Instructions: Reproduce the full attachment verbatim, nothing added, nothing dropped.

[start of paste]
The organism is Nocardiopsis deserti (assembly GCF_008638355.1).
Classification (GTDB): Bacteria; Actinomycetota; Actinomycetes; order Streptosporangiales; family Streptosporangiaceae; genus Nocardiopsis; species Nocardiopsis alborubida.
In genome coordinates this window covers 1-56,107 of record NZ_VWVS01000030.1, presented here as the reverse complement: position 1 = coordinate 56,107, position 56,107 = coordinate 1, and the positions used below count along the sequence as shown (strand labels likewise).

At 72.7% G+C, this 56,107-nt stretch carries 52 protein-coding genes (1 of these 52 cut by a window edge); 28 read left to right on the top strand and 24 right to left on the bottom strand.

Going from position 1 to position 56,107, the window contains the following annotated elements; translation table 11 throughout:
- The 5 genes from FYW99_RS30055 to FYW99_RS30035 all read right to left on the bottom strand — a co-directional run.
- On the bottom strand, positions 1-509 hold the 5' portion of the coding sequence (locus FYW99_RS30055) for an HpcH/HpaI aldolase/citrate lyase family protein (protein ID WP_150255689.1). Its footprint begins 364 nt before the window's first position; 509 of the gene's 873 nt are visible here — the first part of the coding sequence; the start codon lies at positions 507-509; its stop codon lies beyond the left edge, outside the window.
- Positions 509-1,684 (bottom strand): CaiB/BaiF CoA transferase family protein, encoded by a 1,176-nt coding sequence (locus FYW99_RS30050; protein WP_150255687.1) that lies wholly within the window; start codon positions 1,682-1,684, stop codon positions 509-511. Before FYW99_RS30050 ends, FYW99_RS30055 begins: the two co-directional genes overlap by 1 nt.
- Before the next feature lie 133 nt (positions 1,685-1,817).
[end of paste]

The organism is Nocardiopsis deserti (assembly GCF_008638355.1).
Classification (GTDB): Bacteria; Actinomycetota; Actinomycetes; order Streptosporangiales; family Streptosporangiaceae; genus Nocardiopsis; species Nocardiopsis alborubida.
In genome coordinates this window covers 1-56,107 of record NZ_VWVS01000030.1, presented here as the reverse complement: position 1 = coordinate 56,107, position 56,107 = coordinate 1, and the positions used below count along the sequence as shown (strand labels likewise).

At 72.7% G+C, this 56,107-nt stretch carries 52 protein-coding genes (1 of these 52 cut by a window edge); 28 read left to right on the top strand and 24 right to left on the bottom strand.

Going from position 1 to position 56,107, the window contains the following annotated elements; translation table 11 throughout:
- The 5 genes from FYW99_RS30055 to FYW99_RS30035 all read right to left on the bottom strand — a co-directional run.
- On the bottom strand, positions 1-509 hold the 5' portion of the coding sequence (locus FYW99_RS30055) for an HpcH/HpaI aldolase/citrate lyase family protein (protein ID WP_150255689.1). Its footprint begins 364 nt before the window's first position; 509 of the gene's 873 nt are visible here — the first part of the coding sequence; the start codon lies at positions 507-509; its stop codon lies beyond the left edge, outside the window.
- Positions 509-1,684 (bottom strand): CaiB/BaiF CoA transferase family protein, encoded by a 1,176-nt coding sequence (locus FYW99_RS30050; protein WP_150255687.1) that lies wholly within the window; start codon positions 1,682-1,684, stop codon positions 509-511. Before FYW99_RS30050 ends, FYW99_RS30055 begins: the two co-directional genes overlap by 1 nt.
- Before the next feature lie 133 nt (positions 1,685-1,817).